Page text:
to fix them now take a look at findc with nano notice

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Unformatted text preview: built by invoking the second line’s command. Moreover, that first line tells make that generate is dependent on generate.c, the implication of which is that make will only re ­build generate on subsequent runs if that file was modified since make last built generate. Neat time ­saving trick, eh? In fact, go ahead and execute the command below again, assuming you haven’t modified generate.c. make generate 4 < 13 This is CS50. Harvard College Fall 2010 You should be informed that generate is already up to date. Incidentally, know that the leading whitespace on that second line is not a sequence of spaces but, rather, a tab. Unfortunately, make requires that commands be preceded by tabs, so be careful not to change them to spaces with Nano (which automatically converts tabs to four spaces), else you may encounter strange errors! The -Werror flag, recall, tells gcc to treat warnings (bad) as though they’re errors (worse) so that you’re forced (in a good, instructive way!) to fix them. Now take a look at find.c with Nano. Notice that this program expects a single command ­line argument: a “needle” to search for in a “haystack” of values. Once done looking over the code, go ahead and compile the program by executing the command below. make find Notice, per that command’s output, that Make actually executed the below for you. gcc -ggdb -std=c99 -Wall -Werror -Wformat=0 -o find find.c helpers.c -lcs50 -lm Notice further that you just compiled a program comprising not one but two .c files: helpers.c and find.c. How did make know what to do? Well, again, open up Makefile to see the man behind the curtain. The relevant lines appear below. find: find.c helpers.c helpers.h gcc -ggdb -std=c99 -Wall -Werror -Wformat=0 -o find find.c helpers.c -lcs50 -lm Per the dependencies implied above (after the colon), any changes to find.c, helpers.c, or helpers.h will compel make to rebuild find the next time it’s invoked for this target. Go ahead and run this program by executing, say, the below. ./find 13 You’ll be prompted to provide some hay (i.e., some integers), one “straw” at a time. As soon as you tire of providing integers, hit ctrl ­d to send the program an EOF (end ­of ­file) character. That character will compel GetInt from the CS50 Library to retur...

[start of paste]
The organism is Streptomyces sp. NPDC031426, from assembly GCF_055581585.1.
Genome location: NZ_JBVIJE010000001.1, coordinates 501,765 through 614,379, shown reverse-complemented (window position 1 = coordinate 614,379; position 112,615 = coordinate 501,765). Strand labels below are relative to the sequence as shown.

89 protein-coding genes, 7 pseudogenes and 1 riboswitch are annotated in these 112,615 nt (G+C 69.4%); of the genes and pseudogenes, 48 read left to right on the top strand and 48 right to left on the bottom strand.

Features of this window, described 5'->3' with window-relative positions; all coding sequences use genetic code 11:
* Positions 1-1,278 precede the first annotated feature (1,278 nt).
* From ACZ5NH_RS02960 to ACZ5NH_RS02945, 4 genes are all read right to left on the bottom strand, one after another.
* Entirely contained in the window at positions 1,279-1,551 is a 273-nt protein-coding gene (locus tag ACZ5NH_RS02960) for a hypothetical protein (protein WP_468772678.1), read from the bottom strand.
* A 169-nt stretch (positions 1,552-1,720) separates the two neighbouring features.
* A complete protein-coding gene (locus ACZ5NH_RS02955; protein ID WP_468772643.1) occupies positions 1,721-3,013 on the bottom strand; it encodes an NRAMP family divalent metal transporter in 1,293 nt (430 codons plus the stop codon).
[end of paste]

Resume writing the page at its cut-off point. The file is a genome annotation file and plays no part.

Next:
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This note was uploaded on 03/22/2013 for the course COMP SCI CS-50 taught by Professor Malan during the Spring '10 term at Harvard.

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